The most exciting thing to do in Middlesbrough on a Sunday afternoon, Ronnie Scott used to say, is watch the traffic lights change. Not any longer, since the opening in January of Middlesbrough Institute of Modern Art. Mima is the latest addition to...
Money Does Buy You Happiness
The great consolation for those of us who don't have enough money is the thought that those who do don't really enjoy it. Holidays, for example. Every year we spend a week or two for next to nothing in the Welsh borders and I'm quite sure we have a...
My Interrogation with Professor 'Torture'
Guantanamo Bay has just marked its fifth anniversary. John Yoo was instrumental in setting up the prison camp which the normally solidly pro-American Daily Mail has called 'the sort of show that once only dictators like Joseph Stalin and Chairman Mao...
Not Too Posh to Push
Long-haul is a term that should really be used to describe any journey taken with luggage that doesn't have wheels. Getting from A to B with a suitcase nowadays is made completely hellish. Fine for the very young to lug laptops and bags the length of...
No, We Have Not Betrayed a Generation
Impatience for improvements in education is something I share. It is not a new phenomenon: in 1439 William Bingham, a London rector, petitioned Henry VI about the 'great scarcity of masters of grammar'. What amazes me in the modern age is our collective...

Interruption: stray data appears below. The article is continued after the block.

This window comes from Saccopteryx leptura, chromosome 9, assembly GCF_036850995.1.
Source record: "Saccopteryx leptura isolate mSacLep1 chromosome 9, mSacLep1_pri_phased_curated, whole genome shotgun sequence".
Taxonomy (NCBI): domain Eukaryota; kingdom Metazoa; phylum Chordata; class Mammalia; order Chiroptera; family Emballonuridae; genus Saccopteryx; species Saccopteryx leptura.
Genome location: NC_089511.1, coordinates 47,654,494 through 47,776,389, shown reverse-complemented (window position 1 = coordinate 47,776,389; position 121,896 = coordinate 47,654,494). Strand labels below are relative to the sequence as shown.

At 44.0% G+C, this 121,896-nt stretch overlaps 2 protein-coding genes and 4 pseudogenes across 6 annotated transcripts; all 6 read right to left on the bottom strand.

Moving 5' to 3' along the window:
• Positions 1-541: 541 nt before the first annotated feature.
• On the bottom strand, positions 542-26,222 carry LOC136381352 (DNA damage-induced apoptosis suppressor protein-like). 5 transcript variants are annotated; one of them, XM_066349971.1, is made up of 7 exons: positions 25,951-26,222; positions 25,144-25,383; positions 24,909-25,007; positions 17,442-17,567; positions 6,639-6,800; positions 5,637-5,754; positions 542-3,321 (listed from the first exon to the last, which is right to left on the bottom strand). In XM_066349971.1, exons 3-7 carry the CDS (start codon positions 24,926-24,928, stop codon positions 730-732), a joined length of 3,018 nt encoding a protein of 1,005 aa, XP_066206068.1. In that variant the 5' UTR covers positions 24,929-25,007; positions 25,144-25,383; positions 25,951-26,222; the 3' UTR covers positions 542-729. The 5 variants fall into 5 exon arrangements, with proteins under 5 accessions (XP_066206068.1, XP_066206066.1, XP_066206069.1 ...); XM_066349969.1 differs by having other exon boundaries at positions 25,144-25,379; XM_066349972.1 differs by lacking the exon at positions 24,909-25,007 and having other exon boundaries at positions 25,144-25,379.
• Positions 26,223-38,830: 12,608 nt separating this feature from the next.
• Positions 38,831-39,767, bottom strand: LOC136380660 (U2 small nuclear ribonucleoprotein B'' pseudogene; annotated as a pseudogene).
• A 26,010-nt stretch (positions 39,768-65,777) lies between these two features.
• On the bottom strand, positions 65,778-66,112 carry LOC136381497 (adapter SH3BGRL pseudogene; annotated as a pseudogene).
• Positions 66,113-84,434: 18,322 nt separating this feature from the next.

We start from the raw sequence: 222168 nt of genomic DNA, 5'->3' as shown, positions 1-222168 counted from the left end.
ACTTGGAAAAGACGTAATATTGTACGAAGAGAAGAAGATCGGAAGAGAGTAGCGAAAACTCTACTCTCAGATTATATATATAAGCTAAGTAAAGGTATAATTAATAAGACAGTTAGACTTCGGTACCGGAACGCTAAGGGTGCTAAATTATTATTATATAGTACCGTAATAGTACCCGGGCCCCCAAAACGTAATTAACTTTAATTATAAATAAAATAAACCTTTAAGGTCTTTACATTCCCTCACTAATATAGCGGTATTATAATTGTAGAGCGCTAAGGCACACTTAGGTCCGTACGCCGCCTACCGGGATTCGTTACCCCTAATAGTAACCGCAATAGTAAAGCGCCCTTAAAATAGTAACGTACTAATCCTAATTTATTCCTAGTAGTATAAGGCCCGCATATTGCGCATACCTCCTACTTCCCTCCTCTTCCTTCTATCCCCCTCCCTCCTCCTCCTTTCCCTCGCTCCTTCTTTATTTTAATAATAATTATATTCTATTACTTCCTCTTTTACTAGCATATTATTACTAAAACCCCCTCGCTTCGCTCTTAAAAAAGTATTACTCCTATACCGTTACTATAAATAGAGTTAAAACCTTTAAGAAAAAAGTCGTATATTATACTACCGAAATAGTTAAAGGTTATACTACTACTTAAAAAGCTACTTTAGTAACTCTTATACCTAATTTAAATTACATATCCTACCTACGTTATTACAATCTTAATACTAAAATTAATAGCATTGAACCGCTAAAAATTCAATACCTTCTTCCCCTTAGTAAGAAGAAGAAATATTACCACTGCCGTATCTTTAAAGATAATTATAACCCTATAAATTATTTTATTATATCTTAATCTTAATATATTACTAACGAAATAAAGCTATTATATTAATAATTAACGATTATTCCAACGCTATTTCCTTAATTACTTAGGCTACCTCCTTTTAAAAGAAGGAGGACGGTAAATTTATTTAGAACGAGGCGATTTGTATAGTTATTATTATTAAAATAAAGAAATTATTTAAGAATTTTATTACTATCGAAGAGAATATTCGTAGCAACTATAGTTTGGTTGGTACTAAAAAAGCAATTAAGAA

Open and Shut Case
When we moved into our house there was only one window in the dining room. It was built to keep out cold, not let in light. So its northern wall, two feet thick, was left blank. For years we suffered the frustration of eating our summer suppers in the...
Passport to Pimlico
Last night I dreamt I was at Daylesford again. It seemed to me as I drove up the winding drive, through the parkland, the sun glinting on the 18th-century facade of the house that . . . damn, I woke up! Actually, the last time I went to Daylesford it...
Patience Rewarded
Agrippina Coliseum Agrippina is widely agreed among Handelians to be his first major opera. Constituted, to a large extent, of arias from pre-existing works, it does have a strongly distinctive character, and is as precocious a work as any operatic...
Policies of Masterly Inactivity
THE GREAT MAN : SIR ROBERT WALPOLE : SCOUNDREL , GENIUS AND BRITAIN'S FIRST PRIME MINISTER by Edward Pearce Cape, £25, pp. 485, ISBN 9780224071819 . £20 (plus £2.45 p&p) 0870 429 6655 In December 1743 George Bickham produced a caricature, The Late...
Restaurants
My partner is a total tea fascist and whenever I make a pot it is never, ever right. It's: 'Did you use fresh water?' Then it's: 'You used re-boiled, didn't you?' And then, with a sniffy look: 'How long exactly did you leave this to brew?' When I give...
Risky Business
There was at least one game girl on the race train back from Newbury on Saturday. 'You didn't smell very good on the sofa this morning, ' the carriage heard her tell a potential swain on her mobile. 'But if you're up for a celebration tonight then I...
Russian Invasion
Gstaad There's more happy dust to be found indoors around here than powder on the slopes. Last week I drove to the Diableret glacier and skied my legs off trying to catch up. At 3,000 metres -- the maximum height the old prop planes used to reach when...
Sins of the Father
IN MY FATHER'S HOUSE by Miranda Seymour Simon & Schuster, £14.99, pp. 270, ISBN 9780743268677 Memoirs about bad or dotty fathers -- from J. R.Ackerley's (and the brilliant companion piece by his secret half-sister, Diana Petre) to Lorna Sage's to...
Spectator Wine Club